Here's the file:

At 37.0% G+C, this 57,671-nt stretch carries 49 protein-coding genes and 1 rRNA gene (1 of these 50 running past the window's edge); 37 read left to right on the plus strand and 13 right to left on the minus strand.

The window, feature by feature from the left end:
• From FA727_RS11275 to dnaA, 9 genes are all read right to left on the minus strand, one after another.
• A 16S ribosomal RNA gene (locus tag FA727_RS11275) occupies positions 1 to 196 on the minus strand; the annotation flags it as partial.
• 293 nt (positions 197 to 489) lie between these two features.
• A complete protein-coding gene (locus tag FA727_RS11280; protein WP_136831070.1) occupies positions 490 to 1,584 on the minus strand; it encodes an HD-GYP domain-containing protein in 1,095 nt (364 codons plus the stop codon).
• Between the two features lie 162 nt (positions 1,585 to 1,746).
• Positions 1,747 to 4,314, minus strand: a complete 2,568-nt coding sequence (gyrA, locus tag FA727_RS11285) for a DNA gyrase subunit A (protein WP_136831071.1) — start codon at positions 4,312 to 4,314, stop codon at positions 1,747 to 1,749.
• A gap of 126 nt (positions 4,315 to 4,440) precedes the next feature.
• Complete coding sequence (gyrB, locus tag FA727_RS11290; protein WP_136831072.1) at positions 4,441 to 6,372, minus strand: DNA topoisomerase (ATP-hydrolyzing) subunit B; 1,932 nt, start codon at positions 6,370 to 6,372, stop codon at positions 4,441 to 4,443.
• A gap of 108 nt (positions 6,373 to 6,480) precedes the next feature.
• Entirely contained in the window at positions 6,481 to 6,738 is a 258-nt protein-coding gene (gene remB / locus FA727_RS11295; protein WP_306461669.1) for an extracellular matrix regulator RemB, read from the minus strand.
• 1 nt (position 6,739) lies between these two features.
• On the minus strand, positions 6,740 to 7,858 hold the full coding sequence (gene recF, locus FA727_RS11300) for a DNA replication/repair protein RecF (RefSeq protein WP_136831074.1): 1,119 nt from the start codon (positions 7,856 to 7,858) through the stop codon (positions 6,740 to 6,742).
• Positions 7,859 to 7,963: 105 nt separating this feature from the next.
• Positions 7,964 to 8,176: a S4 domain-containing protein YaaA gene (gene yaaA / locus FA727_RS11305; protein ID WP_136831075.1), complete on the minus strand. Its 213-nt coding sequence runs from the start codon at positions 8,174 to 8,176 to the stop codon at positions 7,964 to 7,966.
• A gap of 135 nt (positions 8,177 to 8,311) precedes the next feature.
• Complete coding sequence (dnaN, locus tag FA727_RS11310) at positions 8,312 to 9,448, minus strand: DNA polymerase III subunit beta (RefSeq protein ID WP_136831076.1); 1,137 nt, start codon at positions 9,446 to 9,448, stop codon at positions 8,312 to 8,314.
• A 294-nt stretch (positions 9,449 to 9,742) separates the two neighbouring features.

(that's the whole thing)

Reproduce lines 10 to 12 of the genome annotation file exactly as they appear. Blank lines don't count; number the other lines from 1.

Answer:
• Complete coding sequence (gyrB, locus tag FA727_RS11290; protein WP_136831072.1) at positions 4,441 to 6,372, minus strand: DNA topoisomerase (ATP-hydrolyzing) subunit B; 1,932 nt, start codon at positions 6,370 to 6,372, stop codon at positions 4,441 to 4,443.
• A gap of 108 nt (positions 6,373 to 6,480) precedes the next feature.
• Entirely contained in the window at positions 6,481 to 6,738 is a 258-nt protein-coding gene (gene remB / locus FA727_RS11295; protein WP_306461669.1) for an extracellular matrix regulator RemB, read from the minus strand.